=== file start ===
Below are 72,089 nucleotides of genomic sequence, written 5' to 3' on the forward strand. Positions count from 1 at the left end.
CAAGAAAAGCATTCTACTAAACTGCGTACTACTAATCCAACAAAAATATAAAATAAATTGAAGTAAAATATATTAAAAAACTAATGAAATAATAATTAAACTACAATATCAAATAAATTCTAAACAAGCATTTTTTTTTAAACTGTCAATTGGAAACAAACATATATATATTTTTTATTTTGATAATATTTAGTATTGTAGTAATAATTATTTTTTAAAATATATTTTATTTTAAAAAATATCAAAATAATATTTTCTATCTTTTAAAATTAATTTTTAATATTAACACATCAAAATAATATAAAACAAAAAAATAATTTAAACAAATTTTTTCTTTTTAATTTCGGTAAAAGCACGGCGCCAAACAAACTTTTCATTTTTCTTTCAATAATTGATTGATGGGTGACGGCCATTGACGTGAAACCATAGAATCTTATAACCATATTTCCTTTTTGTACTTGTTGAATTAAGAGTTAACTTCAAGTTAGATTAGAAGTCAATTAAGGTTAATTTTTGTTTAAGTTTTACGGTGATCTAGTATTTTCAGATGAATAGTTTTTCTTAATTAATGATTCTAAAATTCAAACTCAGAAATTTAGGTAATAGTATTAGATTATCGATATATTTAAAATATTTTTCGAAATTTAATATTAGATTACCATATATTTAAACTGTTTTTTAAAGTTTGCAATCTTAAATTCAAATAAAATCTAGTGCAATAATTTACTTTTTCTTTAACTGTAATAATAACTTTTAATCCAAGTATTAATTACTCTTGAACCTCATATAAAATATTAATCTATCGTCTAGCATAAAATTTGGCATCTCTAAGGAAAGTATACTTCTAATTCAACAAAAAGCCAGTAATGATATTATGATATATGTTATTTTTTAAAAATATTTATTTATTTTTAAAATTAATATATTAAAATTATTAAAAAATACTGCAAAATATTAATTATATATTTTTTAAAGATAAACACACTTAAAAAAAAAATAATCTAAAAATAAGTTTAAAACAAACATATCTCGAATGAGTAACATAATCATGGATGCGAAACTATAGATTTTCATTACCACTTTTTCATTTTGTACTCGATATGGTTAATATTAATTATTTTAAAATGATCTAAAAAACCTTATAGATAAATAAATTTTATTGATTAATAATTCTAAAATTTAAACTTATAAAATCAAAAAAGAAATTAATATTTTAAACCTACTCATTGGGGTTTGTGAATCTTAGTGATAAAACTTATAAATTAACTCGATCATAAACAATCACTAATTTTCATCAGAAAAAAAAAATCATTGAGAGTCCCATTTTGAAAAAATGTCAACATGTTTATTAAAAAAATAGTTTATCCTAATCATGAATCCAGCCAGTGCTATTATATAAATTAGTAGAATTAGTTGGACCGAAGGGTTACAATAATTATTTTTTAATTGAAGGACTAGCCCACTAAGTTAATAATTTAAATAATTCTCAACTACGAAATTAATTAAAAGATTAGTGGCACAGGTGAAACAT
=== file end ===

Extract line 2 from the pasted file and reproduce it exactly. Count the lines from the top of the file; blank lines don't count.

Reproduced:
CAAGAAAAGCATTCTACTAAACTGCGTACTACTAATCCAACAAAAATATAAAATAAATTGAAGTAAAATATATTAAAAAACTAATGAAATAATAATTAAACTACAATATCAAATAAATTCTAAACAAGCATTTTTTTTTAAACTGTCAATTGGAAACAAACATATATATATTTTTTATTTTGATAATATTTAGTATTGTAGTAATAATTATTTTTTAAAATATATTTTATTTTAAAAAATATCAAAATAATATTTTCTATCTTTTAAAATTAATTTTTAATATTAACACATCAAAATAATATAAAACAAAAAAATAATTTAAACAAATTTTTTCTTTTTAATTTCGGTAAAAGCACGGCGCCAAACAAACTTTTCATTTTTCTTTCAATAATTGATTGATGGGTGACGGCCATTGACGTGAAACCATAGAATCTTATAACCATATTTCCTTTTTGTACTTGTTGAATTAAGAGTTAACTTCAAGTTAGATTAGAAGTCAATTAAGGTTAATTTTTGTTTAAGTTTTACGGTGATCTAGTATTTTCAGATGAATAGTTTTTCTTAATTAATGATTCTAAAATTCAAACTCAGAAATTTAGGTAATAGTATTAGATTATCGATATATTTAAAATATTTTTCGAAATTTAATATTAGATTACCATATATTTAAACTGTTTTTTAAAGTTTGCAATCTTAAATTCAAATAAAATCTAGTGCAATAATTTACTTTTTCTTTAACTGTAATAATAACTTTTAATCCAAGTATTAATTACTCTTGAACCTCATATAAAATATTAATCTATCGTCTAGCATAAAATTTGGCATCTCTAAGGAAAGTATACTTCTAATTCAACAAAAAGCCAGTAATGATATTATGATATATGTTATTTTTTAAAAATATTTATTTATTTTTAAAATTAATATATTAAAATTATTAAAAAATACTGCAAAATATTAATTATATATTTTTTAAAGATAAACACACTTAAAAAAAAAATAATCTAAAAATAAGTTTAAAACAAACATATCTCGAATGAGTAACATAATCATGGATGCGAAACTATAGATTTTCATTACCACTTTTTCATTTTGTACTCGATATGGTTAATATTAATTATTTTAAAATGATCTAAAAAACCTTATAGATAAATAAATTTTATTGATTAATAATTCTAAAATTTAAACTTATAAAATCAAAAAAGAAATTAATATTTTAAACCTACTCATTGGGGTTTGTGAATCTTAGTGATAAAACTTATAAATTAACTCGATCATAAACAATCACTAATTTTCATCAGAAAAAAAAAATCATTGAGAGTCCCATTTTGAAAAAATGTCAACATGTTTATTAAAAAAATAGTTTATCCTAATCATGAATCCAGCCAGTGCTATTATATAAATTAGTAGAATTAGTTGGACCGAAGGGTTACAATAATTATTTTTTAATTGAAGGACTAGCCCACTAAGTTAATAATTTAAATAATTCTCAACTACGAAATTAATTAAAAGATTAGTGGCACAGGTGAAACAT